As we end the season of holiday giving and start a new year, I have heard many of my friends and colleagues talk about New Year’s resolutions.
Many of these folks talk about volunteering for local food programs.
HOW TO BE A FOOD RECOVERY VOLUNTEER
ProduceGood, a local nonprofit food recovery program in North County, epitomizes the concept of “gleaning,” which is the US Department of Agriculture defines as the “act of collecting excess fresh food from farms, gardens, farmers markets, grocery stores and restaurants.”
Nita Kurmins Gilson, Alexandra White and Jerilyn White began ProduceGood in 2014 and since then have recovered 1 million pounds of food collected by staff and volunteers from farmers markets, Jimbo’s Grocery Store, Yasukochi Family Farms and 75 farmers and home orchards in the San Diego area.
The food is distributed to local food pantry distribution centers including the One Kitchen Collaborative in Oceanside.
The ProduceGood staff and community volunteers work 52 weeks a year to help end hunger in San Diego.
Contact [email protected] or call (760) 492-3467 to find out more about becoming a volunteer.
HOMEGROWN HUNGER RELIEF
Home gardeners and community gardeners can donate their garden produce to an innovative program created by Mim Michelove and Encinitas-based Healthy Day Partners.
The project, Homegrown Hunger Relief, “helps improve local community health and strengthens the local food system, while reducing food waste.”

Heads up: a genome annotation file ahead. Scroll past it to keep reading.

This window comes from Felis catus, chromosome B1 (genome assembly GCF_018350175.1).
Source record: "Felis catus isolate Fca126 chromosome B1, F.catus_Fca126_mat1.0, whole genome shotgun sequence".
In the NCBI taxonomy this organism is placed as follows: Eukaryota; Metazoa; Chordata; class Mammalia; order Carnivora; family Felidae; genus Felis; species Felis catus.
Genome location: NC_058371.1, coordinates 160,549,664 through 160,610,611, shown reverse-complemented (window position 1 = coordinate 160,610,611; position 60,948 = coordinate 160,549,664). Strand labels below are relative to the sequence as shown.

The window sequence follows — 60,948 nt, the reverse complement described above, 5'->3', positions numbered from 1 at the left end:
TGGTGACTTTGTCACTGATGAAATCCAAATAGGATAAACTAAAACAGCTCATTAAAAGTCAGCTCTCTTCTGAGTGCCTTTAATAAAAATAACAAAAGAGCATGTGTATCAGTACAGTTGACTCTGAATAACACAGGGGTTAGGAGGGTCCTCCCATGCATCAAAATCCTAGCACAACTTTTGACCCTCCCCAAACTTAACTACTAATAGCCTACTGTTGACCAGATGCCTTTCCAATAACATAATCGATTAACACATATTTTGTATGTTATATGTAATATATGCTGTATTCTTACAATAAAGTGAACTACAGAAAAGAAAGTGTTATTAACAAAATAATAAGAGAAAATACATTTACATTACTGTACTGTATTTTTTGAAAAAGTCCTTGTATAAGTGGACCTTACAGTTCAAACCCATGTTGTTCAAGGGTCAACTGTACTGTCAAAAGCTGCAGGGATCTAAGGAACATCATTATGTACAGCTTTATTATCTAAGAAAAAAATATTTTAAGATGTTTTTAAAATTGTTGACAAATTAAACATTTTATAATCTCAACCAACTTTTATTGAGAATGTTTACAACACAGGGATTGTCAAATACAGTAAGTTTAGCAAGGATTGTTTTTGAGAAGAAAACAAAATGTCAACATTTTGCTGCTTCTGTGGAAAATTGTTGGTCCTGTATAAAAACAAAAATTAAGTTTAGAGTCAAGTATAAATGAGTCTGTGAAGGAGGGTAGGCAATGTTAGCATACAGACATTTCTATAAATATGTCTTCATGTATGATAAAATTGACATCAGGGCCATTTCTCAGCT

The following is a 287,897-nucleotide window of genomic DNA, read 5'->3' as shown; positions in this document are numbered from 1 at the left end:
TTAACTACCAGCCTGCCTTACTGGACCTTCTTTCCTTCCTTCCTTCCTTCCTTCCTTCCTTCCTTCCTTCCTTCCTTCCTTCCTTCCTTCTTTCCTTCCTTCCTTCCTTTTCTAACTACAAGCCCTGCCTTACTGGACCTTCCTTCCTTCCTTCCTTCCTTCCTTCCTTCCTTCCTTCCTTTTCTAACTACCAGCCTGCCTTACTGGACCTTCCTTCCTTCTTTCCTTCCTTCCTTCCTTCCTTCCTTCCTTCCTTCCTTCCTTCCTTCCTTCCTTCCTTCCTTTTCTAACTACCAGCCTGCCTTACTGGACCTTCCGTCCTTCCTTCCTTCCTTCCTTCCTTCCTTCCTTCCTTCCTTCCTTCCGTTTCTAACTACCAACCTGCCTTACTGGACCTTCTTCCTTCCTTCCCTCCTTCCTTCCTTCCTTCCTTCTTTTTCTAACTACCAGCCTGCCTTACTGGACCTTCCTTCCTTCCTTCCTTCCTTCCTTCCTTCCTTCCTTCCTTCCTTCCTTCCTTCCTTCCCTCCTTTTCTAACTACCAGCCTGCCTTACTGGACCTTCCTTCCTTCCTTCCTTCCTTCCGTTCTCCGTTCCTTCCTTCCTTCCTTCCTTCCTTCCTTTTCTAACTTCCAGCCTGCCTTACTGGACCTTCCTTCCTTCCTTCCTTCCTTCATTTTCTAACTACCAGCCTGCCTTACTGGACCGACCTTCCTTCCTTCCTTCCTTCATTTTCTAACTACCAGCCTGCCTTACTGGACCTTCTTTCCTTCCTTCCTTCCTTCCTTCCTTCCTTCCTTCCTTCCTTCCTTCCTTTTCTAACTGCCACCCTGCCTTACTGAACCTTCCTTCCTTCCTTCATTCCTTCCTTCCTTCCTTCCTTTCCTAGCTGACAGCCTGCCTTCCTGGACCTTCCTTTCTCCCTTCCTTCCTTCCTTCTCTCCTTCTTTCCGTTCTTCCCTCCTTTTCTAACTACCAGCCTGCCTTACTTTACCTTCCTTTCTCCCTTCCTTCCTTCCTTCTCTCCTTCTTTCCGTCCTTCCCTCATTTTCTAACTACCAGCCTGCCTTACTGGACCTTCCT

Michelove and her staff have set up five “donation stations” in Encinitas and Carlsbad where local gardeners can drop off their homegrown garden produce. The gardeners can also work with the staff to produce vegetable seedlings, which produce more food!
The group also works with local organic food markets, such as Jimbo’s, to glean from the produce at the store. The donation stations are located (on Sundays only) at the San Diego Botanic Garden, the Encinitas Library, the Olivenhain Hotel and the Village Rock Shop in Carlsbad.
For complete instructions regarding garden produce donations, visit healthydaypartners.org.
This project comes full circle each week, as the donated produce is delivered to the Community Resource Center in Encinitas, where it is distributed to local residents.
For more information regarding food distribution, visit crcncc.org or call (760) 753-1156.
Mim will also host a four-session class at the San Diego Botanic Garden, beginning Jan. 14h. The class, “Grow Food — End Hunger — Save the Planet,” will enliven participants’ vegetable gardening skills and teach them how to produce enough in one’s garden to feed a family plus another family in need.
The extra produce will be distributed at the Community Resource Center through the Homegrown Relief Program. Contact the San Diego Botanic Garden, [email protected], for more information.
SHARE YOUR GARDENING SKILLS
Homegrown Hunger Relief and ProduceGood are just two of the many food recovery and food pantry distribution projects in North County. Many local churches and community centers have begun serving those local residents who are experiencing food insecurity.
Considering that 1 in 4 San Diego residents is experiencing or has previously experienced this issue, we owe it to our fellow residents to help pass our gardening expertise forward in this new year.
Happy gardening and volunteering to our readers.
Jano Nightingale is a Master Gardener who teaches vegetable gardening at the Carlsbad Senior Center and is involved in food distribution projects for local residents. For information regarding her classes and local projects, contact her at [email protected].